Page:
BBC News-bait

BBC Newsbeat aimed “to provoke conversation with tweet about Ukrainian prankster Vitalii Sediuk’s alleged sexual assault of reality TV star Kim Kardashian

Last week, BBC Newsbeat – the flagship news programme on BBC Radio 1 – tweeted the following apparently rhetorical question regarding Ukrainian prankster” Vitalii Sediuk’s alleged sexual assault of US television personality Kim Kardashian:

bbc-newsbeat-29-september-2016-tweet

Newsbeat was roundly criticized for using “clickbait rhetorical questions as headlines and “legitimizing an indefensible POV, as award-winning English author Joanne Harris (MBE) charged in a series of tweets.

joanne-harris-tweet-2

I put Harris’ valid questions to Newsbeat, along with my own question asking if there’s any ambiguity around whether it’s “OK to grab a woman on the street, prank or not.

Today, I received the following reply.

Hi Dean,

Thanks for contacting us about the Kim Kardashian tweet.

We accept it could have been worded more carefully.

We swiftly followed it up with a second tweet, headed “obviously not”.

Broadly our tone is more informal than the rest of BBC News but we do aim to provoke conversation around topical issues like this one.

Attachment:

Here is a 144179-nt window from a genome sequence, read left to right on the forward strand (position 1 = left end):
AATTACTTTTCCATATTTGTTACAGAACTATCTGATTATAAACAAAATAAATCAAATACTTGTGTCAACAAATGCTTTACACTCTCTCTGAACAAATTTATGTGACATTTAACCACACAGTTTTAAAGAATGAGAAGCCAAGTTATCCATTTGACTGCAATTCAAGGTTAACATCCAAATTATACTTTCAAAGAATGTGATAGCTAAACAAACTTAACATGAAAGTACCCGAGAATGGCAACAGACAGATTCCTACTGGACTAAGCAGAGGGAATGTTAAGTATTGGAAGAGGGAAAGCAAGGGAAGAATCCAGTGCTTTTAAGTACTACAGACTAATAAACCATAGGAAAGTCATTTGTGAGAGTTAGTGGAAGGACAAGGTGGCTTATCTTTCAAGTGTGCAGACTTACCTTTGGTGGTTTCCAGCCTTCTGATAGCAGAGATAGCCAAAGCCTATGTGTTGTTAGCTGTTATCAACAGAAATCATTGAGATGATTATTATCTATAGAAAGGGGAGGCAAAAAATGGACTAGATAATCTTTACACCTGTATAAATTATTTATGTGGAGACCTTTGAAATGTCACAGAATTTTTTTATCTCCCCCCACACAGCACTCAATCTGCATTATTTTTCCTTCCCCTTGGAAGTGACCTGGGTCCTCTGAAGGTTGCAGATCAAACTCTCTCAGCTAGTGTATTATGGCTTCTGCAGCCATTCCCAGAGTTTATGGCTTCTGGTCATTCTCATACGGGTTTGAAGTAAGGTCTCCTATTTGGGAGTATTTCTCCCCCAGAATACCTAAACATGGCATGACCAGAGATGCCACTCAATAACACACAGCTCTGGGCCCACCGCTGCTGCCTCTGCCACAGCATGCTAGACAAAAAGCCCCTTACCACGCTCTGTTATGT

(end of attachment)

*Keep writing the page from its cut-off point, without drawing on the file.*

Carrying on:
We were not in any way legitimising the “prank” carried out by Vitalii Sediuk.

Kind regards,

Newsbeat team

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9GAG on This

Clickbait website 9GAG lifts automated content from popular social networking website Reddit

For producers of “clickbait,” Reddit – the self-titled “front page of the Internet” and 27th most popular website in the world – is a treasure trove of copy-and-paste-friendly content.

Without getting swamped by copyright issues, the reason clickbait websites such as 9GAG presume to be able to borrow content from Reddit without permission is that the content on Reddit is a. user-generated and b. often consists of little more than a photo-with-caption.

In the words of Stephin Merritt, “some of it is just transcendental, some of it is just really dumb.” Then there’s this 9GAG head-scratcher:

9GAG Stolen Content

9GAG seemingly reposted this strange photo-with-caption from a stranger-still sub-section of Reddit called SubredditSimulator, which comes advertised as “a fully-automated subreddit that generates random submissions and comments.”

Note that the above photo has been watermarked “via 9gag.com.”

If the purpose of “clickbait” is to get clicks, lifting content from Reddit is a quick and inexpensive way of doing so. A caveat: if you’re not clever enough to produce your own content, at least make sure you can distinguish actual content from automated gibberish.

Big thanks to Kelsi Michelle White for prompting this post.